On the (Rest of the) Net.

ICYMI: Navigating popular culture as a feminist.

The freezing, hungry reality of NHL “ice girls”. [Mother Jones]

What it’s like to work at Playgirl. [Medium]

Orange is the New Black‘s second season dropped on Netflix last weekend, and Sady Doyle explains that it’s not just a “knitting circle” show for women:

“I mean, there is a knitting circle. But they have an alarming tendency to shiv people.” [In These Times] 

What a difference 40 years makes: Seventeen magazine then and now. [Shameless Magazine]

Is Miley Cyrus proving that sex doesn’t sell anymore?

“The old adage that sex sells meant a lot when you literally had to buy into an artist or performer. You couldn’t read Madonna’s Sex book without purchasing it, or watch Deep Throat without going to the cinema. True, music videos have always been free at the point of access, but they once acted as adverts for a purchasable product; now people can watch ‘Wrecking Ball’ as many times as they want, with no interest in the Miley album itself. They can tweet about what she means for feminism till they’re blue in the face, but with no real interest in the end project, there’s no guarantee that all publicity is good publicity.”

I would argue that Miley’s selling a different kind of sex than your Britneys and even Madonnas once did; she’s portraying a crazier, more aggressive and perhaps more authentic sexuality than we’ve seen amongst female pop stars in quite awhile, barring Rihanna and her IDGAF attitude. [Vice]

Slenderman shows that “adolescent intensity, obsession, fantasy, derangement, illness and yes, sometimes violence, are not the exclusive domain of boys.” [The New Republic]

And if you’re after even more linkage, check out The Conversationalist‘s hosting of the 73rd Down Under Feminist Carnival, featuring links from yours truly and many other feminist musings.

The Seventeen Magazine Project


This one came to my attention via daily e-newsletter I Heart Daily, as well as Girl with a Satchel, and I thought it was such a novel idea that I just had to check it out.

The premise of the blog is to track Pennsylvania teen Jamie Keiles’ “final month of high school, my prom and my graduation,” while hopefully prompting her readers to think “critically about beauty, media and the role they play in our society… If I can foster a discussion that broadens someone’s view even slightly I’d be satisfied.”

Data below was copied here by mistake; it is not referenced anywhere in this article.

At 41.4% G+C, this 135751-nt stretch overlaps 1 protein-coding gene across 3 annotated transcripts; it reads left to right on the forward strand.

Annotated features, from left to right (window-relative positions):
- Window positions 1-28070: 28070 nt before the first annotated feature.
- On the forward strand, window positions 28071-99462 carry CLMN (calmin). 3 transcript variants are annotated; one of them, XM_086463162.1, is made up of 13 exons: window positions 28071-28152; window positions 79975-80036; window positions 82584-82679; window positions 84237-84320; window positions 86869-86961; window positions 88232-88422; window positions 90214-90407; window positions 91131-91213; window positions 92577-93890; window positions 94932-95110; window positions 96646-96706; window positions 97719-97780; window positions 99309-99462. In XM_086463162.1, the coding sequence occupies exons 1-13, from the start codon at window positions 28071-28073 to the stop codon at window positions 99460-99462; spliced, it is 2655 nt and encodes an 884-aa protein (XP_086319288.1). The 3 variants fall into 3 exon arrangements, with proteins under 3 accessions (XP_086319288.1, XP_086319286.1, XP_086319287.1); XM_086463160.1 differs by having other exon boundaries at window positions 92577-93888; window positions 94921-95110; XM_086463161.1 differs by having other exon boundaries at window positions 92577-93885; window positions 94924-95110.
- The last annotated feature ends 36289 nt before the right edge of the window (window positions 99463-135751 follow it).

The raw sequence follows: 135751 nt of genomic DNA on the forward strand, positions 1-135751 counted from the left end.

Those are some big ambitions for someone so young, and I have to applaud Keiles for coming up with this social experiment, much less expanding it to a global audience.

The actual blog is updated daily, with posts ranging from prom preparations, manicure advice and trying the “tribal trend” to original pieces on depictions of race in Seventeen, for which Keiles actually crafted her own statistics and pie charts, and relations between adults and teens.

My favourite post is “The Opposite of Tanning”, in which Keiles takes Seventeen’s advice on which is the right swimsuit for you (“I took bathing suit inspiration from a photo of Annalynne McCord… Like her, I wore a ruffled top and frilly bottom. Unlike her, I refused to pose for a photo like I was in the midst of a spontaneous frolic”), reading The Purity Myth by Jessica Valenti, and ignoring Seventeen’s call to “take some beach time to flirt with boys on adjacent blankets, but the beach I go to is mostly middle aged Jewish men”.

Keiles comes across as witty, snarky and savvy. How many 18-year-olds do you know who read “feminist prose” (á la Kat in 10 Things I Hate About You) and attend Conan O’Brien gigs (“The opportunity to see this show came to me at the last minute, and I wasn’t going to turn it down just because no one wanted to go with me. Not sure if this makes me lame or awesome, but I’m excited either way”)? I know I certainly didn’t do those things at that age.

I bet many Seventeen readers don’t either.

Related: Is There Really a Beauty Myth?